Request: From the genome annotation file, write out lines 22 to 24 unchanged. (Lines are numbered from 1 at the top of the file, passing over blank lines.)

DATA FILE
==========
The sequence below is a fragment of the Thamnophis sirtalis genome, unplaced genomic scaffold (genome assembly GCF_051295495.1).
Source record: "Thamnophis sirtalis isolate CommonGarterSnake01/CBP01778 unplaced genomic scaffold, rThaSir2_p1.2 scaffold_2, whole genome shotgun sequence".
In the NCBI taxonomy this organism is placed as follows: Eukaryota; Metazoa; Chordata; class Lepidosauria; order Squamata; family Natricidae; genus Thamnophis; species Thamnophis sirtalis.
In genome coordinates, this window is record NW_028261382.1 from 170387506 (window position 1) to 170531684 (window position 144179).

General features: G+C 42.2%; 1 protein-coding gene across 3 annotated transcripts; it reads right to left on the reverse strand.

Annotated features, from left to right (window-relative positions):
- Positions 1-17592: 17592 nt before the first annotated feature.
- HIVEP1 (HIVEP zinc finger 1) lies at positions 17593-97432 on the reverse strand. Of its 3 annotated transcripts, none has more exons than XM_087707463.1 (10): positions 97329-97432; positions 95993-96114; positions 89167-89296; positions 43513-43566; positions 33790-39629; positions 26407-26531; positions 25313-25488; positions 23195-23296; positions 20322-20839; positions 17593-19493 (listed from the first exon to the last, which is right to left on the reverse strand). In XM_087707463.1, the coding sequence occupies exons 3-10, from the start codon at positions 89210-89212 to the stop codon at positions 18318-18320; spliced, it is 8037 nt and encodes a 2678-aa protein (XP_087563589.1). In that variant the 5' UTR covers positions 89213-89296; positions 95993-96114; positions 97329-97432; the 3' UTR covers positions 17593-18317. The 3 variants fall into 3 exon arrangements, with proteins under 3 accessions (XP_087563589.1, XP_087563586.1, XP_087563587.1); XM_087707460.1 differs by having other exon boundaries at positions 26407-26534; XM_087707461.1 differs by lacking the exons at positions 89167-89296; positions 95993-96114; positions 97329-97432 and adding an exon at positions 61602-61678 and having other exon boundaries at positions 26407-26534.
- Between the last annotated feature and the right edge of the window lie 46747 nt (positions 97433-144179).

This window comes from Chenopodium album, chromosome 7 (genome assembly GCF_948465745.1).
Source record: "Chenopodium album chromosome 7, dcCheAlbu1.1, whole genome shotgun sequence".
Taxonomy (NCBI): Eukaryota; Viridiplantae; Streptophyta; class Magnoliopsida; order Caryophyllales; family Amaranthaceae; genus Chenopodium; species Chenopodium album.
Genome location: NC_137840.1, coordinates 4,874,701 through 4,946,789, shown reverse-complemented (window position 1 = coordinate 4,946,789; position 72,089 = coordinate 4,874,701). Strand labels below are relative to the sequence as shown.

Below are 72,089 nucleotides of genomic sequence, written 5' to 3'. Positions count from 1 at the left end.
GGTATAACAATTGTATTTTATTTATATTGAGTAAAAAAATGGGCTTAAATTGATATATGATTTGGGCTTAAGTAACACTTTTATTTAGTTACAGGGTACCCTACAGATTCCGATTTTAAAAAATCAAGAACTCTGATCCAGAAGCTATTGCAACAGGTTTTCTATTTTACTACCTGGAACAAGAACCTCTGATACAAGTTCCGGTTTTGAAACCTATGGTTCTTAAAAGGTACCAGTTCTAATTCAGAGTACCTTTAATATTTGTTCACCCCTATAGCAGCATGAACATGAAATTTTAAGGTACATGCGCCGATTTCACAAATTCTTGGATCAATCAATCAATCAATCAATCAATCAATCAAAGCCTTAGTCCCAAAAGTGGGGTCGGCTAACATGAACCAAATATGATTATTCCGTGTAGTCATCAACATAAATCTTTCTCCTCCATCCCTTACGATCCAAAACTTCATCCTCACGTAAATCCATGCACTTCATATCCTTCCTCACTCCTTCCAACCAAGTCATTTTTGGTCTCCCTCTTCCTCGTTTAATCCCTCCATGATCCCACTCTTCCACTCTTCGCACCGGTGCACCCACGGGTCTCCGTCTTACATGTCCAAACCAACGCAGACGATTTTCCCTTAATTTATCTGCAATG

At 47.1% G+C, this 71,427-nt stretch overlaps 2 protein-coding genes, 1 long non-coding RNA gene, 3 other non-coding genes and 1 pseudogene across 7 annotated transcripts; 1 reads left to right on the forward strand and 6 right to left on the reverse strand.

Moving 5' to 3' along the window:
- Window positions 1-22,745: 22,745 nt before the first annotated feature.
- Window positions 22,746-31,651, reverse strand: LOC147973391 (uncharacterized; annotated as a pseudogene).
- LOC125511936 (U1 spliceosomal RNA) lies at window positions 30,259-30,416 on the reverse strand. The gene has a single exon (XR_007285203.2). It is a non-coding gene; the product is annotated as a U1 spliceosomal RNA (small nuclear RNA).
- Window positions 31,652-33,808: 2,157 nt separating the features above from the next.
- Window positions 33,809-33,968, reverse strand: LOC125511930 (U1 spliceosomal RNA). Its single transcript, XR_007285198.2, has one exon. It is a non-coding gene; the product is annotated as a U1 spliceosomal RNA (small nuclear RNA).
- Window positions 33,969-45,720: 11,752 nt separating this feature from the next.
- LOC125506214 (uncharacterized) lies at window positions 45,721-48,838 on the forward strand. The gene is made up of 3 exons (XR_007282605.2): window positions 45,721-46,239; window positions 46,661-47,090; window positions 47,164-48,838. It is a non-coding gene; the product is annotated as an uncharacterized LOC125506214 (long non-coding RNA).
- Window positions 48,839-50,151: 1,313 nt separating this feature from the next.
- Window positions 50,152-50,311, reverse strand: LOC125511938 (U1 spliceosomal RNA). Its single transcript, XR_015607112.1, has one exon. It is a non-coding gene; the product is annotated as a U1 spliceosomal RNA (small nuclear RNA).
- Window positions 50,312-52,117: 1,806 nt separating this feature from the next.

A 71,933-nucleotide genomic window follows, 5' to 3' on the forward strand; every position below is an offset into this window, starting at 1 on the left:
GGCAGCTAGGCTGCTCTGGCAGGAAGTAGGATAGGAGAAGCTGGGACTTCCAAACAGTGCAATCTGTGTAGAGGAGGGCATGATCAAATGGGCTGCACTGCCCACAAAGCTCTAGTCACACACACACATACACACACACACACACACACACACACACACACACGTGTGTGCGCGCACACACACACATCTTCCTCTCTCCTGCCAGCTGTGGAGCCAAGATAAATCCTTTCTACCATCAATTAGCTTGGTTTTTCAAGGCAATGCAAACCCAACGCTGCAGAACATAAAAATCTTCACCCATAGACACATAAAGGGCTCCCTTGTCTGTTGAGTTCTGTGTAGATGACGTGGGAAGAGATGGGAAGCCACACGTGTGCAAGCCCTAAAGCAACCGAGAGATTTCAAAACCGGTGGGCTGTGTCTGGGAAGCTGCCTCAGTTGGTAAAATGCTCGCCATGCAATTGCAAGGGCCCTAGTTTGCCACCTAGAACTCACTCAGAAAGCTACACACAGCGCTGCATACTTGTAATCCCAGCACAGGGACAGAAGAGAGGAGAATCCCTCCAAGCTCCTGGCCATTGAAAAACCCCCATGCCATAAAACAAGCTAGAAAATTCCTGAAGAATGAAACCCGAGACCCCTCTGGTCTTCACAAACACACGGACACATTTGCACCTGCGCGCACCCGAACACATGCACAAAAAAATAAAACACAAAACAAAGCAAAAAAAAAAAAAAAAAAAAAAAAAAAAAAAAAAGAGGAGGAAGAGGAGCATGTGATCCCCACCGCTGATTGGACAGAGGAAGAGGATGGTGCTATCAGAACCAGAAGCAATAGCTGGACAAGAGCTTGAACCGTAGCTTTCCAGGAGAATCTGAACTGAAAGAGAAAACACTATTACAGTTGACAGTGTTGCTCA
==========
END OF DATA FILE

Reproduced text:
- Window positions 33,809-33,968, reverse strand: LOC125511930 (U1 spliceosomal RNA). Its single transcript, XR_007285198.2, has one exon. It is a non-coding gene; the product is annotated as a U1 spliceosomal RNA (small nuclear RNA).
- Window positions 33,969-45,720: 11,752 nt separating this feature from the next.
- LOC125506214 (uncharacterized) lies at window positions 45,721-48,838 on the forward strand. The gene is made up of 3 exons (XR_007282605.2): window positions 45,721-46,239; window positions 46,661-47,090; window positions 47,164-48,838. It is a non-coding gene; the product is annotated as an uncharacterized LOC125506214 (long non-coding RNA).